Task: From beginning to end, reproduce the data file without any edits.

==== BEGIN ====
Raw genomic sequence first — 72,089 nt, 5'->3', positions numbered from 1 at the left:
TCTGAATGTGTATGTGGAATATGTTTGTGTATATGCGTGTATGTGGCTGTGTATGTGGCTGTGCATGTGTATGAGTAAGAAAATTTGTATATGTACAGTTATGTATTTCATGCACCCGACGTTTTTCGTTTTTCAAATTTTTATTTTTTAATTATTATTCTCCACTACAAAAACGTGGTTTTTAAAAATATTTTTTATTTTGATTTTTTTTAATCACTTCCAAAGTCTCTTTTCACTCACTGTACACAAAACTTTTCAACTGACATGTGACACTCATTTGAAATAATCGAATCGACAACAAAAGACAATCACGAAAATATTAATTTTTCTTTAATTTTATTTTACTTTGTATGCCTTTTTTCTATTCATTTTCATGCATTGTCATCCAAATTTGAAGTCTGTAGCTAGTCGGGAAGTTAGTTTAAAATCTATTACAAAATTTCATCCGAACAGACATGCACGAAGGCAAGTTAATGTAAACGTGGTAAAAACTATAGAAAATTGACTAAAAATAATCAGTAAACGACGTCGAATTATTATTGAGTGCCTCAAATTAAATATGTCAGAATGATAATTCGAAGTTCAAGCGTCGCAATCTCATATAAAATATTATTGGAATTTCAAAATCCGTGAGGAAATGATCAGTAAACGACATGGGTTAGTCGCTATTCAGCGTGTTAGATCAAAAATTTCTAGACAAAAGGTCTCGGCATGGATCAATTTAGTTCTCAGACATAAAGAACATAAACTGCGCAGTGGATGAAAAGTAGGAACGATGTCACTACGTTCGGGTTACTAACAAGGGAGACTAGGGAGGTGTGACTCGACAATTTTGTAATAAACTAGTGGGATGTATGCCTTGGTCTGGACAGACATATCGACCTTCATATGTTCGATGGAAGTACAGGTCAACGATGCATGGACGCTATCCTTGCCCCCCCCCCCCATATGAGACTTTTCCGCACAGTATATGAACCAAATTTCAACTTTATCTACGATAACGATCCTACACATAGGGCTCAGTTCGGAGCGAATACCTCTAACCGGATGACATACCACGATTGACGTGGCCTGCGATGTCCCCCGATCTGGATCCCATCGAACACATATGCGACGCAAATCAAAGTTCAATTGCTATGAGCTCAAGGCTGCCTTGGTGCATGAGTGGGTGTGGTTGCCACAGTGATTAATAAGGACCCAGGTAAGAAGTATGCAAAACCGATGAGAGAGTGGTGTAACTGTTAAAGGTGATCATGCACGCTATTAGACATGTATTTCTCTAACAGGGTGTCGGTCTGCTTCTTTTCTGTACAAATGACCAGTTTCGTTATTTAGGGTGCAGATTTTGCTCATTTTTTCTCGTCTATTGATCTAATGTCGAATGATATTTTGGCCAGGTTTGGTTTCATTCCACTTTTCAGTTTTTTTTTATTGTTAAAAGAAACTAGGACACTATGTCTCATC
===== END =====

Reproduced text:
Raw genomic sequence first — 72,089 nt, 5'->3', positions numbered from 1 at the left:
TCTGAATGTGTATGTGGAATATGTTTGTGTATATGCGTGTATGTGGCTGTGTATGTGGCTGTGCATGTGTATGAGTAAGAAAATTTGTATATGTACAGTTATGTATTTCATGCACCCGACGTTTTTCGTTTTTCAAATTTTTATTTTTTAATTATTATTCTCCACTACAAAAACGTGGTTTTTAAAAATATTTTTTATTTTGATTTTTTTTAATCACTTCCAAAGTCTCTTTTCACTCACTGTACACAAAACTTTTCAACTGACATGTGACACTCATTTGAAATAATCGAATCGACAACAAAAGACAATCACGAAAATATTAATTTTTCTTTAATTTTATTTTACTTTGTATGCCTTTTTTCTATTCATTTTCATGCATTGTCATCCAAATTTGAAGTCTGTAGCTAGTCGGGAAGTTAGTTTAAAATCTATTACAAAATTTCATCCGAACAGACATGCACGAAGGCAAGTTAATGTAAACGTGGTAAAAACTATAGAAAATTGACTAAAAATAATCAGTAAACGACGTCGAATTATTATTGAGTGCCTCAAATTAAATATGTCAGAATGATAATTCGAAGTTCAAGCGTCGCAATCTCATATAAAATATTATTGGAATTTCAAAATCCGTGAGGAAATGATCAGTAAACGACATGGGTTAGTCGCTATTCAGCGTGTTAGATCAAAAATTTCTAGACAAAAGGTCTCGGCATGGATCAATTTAGTTCTCAGACATAAAGAACATAAACTGCGCAGTGGATGAAAAGTAGGAACGATGTCACTACGTTCGGGTTACTAACAAGGGAGACTAGGGAGGTGTGACTCGACAATTTTGTAATAAACTAGTGGGATGTATGCCTTGGTCTGGACAGACATATCGACCTTCATATGTTCGATGGAAGTACAGGTCAACGATGCATGGACGCTATCCTTGCCCCCCCCCCCCATATGAGACTTTTCCGCACAGTATATGAACCAAATTTCAACTTTATCTACGATAACGATCCTACACATAGGGCTCAGTTCGGAGCGAATACCTCTAACCGGATGACATACCACGATTGACGTGGCCTGCGATGTCCCCCGATCTGGATCCCATCGAACACATATGCGACGCAAATCAAAGTTCAATTGCTATGAGCTCAAGGCTGCCTTGGTGCATGAGTGGGTGTGGTTGCCACAGTGATTAATAAGGACCCAGGTAAGAAGTATGCAAAACCGATGAGAGAGTGGTGTAACTGTTAAAGGTGATCATGCACGCTATTAGACATGTATTTCTCTAACAGGGTGTCGGTCTGCTTCTTTTCTGTACAAATGACCAGTTTCGTTATTTAGGGTGCAGATTTTGCTCATTTTTTCTCGTCTATTGATCTAATGTCGAATGATATTTTGGCCAGGTTTGGTTTCATTCCACTTTTCAGTTTTTTTTTATTGTTAAAAGAAACTAGGACACTATGTCTCATC